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Old 04-29-2006, 10:48 AM   #1
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Exact meaning of "balancing the running gear?"

Could someone please explain this to me, or direct me to a thread where an explanation can be found? I've seen that this has been mentioned in passing as a critical procedure by several people, especially by Inland Andy, but I can't find a description of what it means exactly for an Airstream.

For my car, all I know about needing balancing is the tires, but clearly something more is involved in "completely balanced running gear."

Thanks!
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Old 04-29-2006, 11:14 AM   #2
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Its balancing the wheels on the trailer so that you also balance the complete rotating assembly.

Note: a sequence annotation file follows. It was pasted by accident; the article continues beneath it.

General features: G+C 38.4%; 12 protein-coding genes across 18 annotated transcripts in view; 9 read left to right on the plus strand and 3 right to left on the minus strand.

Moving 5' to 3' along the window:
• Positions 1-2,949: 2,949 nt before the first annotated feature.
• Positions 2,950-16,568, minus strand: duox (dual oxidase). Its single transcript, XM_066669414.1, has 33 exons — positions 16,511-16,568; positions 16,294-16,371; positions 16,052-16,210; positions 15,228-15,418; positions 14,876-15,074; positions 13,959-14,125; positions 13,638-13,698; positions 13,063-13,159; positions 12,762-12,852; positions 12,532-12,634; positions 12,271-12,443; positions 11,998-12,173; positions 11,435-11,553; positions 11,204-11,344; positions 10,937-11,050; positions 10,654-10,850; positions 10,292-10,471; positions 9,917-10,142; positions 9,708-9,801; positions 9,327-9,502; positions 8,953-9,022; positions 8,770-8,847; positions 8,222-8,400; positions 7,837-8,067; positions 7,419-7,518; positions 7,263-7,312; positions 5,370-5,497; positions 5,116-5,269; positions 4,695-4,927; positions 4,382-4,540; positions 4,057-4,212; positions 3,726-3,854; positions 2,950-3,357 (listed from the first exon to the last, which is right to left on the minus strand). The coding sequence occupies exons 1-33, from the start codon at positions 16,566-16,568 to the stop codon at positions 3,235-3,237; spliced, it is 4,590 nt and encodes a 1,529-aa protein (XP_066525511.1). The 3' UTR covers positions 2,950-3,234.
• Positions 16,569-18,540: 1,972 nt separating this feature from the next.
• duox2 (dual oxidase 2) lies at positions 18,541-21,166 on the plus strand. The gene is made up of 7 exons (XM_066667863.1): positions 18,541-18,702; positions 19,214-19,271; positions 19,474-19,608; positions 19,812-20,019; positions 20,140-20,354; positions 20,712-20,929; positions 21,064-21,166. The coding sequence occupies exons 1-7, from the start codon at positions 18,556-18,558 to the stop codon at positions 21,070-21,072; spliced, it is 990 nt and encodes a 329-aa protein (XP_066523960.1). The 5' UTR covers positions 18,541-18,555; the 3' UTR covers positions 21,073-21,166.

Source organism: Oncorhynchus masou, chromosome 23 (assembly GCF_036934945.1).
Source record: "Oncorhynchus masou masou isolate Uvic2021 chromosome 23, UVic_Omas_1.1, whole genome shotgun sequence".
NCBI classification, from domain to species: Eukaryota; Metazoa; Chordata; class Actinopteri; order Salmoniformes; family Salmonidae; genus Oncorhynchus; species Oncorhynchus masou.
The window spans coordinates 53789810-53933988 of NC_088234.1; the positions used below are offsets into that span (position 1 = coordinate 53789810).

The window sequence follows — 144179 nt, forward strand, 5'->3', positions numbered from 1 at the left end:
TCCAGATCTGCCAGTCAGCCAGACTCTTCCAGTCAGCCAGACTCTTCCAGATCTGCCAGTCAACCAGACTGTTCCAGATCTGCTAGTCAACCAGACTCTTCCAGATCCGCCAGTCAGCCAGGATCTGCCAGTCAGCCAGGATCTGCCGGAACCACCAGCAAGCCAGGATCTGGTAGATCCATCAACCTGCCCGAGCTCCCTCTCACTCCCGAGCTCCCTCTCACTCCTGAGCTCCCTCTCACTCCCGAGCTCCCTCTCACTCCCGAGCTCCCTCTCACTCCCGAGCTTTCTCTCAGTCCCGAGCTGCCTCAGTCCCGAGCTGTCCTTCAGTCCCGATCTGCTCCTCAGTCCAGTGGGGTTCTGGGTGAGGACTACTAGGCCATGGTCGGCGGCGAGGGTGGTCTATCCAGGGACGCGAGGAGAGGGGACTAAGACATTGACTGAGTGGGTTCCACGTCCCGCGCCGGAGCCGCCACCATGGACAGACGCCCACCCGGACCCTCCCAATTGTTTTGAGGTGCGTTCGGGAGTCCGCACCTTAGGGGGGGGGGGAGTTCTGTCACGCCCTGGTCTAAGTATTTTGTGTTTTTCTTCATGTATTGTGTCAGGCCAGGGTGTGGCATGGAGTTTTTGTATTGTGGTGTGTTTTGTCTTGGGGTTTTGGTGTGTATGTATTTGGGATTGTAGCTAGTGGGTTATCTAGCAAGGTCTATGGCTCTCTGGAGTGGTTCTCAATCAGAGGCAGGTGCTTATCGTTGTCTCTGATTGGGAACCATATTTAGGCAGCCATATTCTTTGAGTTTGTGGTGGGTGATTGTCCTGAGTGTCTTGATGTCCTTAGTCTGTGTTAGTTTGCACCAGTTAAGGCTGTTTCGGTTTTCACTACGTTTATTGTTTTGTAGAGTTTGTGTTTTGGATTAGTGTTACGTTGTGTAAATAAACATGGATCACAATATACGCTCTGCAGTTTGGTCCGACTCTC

Personally I think its a little bit over kill but if you have a place that has the equipment to do it and will listen to you on how to lift the trailer without damage.....why not.

A good machine shop could ballance the hub assembly and then as long as the wheel is ballanced you should have the same results.
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Old 04-29-2006, 11:20 AM   #3
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http://www.inlandrv.com/articles/wheel-balancing/ shows the process that Andy refers to.
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Old 04-29-2006, 11:28 AM   #4
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balanced running gear

I balanced mine at the shop I work at but with a twist, instead of balancing on the trailer axle, I balanced the wheel and drum assembly on the wheel balancer. Of course the bearings and seals are removed and I marked the rim to one wheel stud in case of future wheel removal.
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Old 04-29-2006, 12:38 PM   #5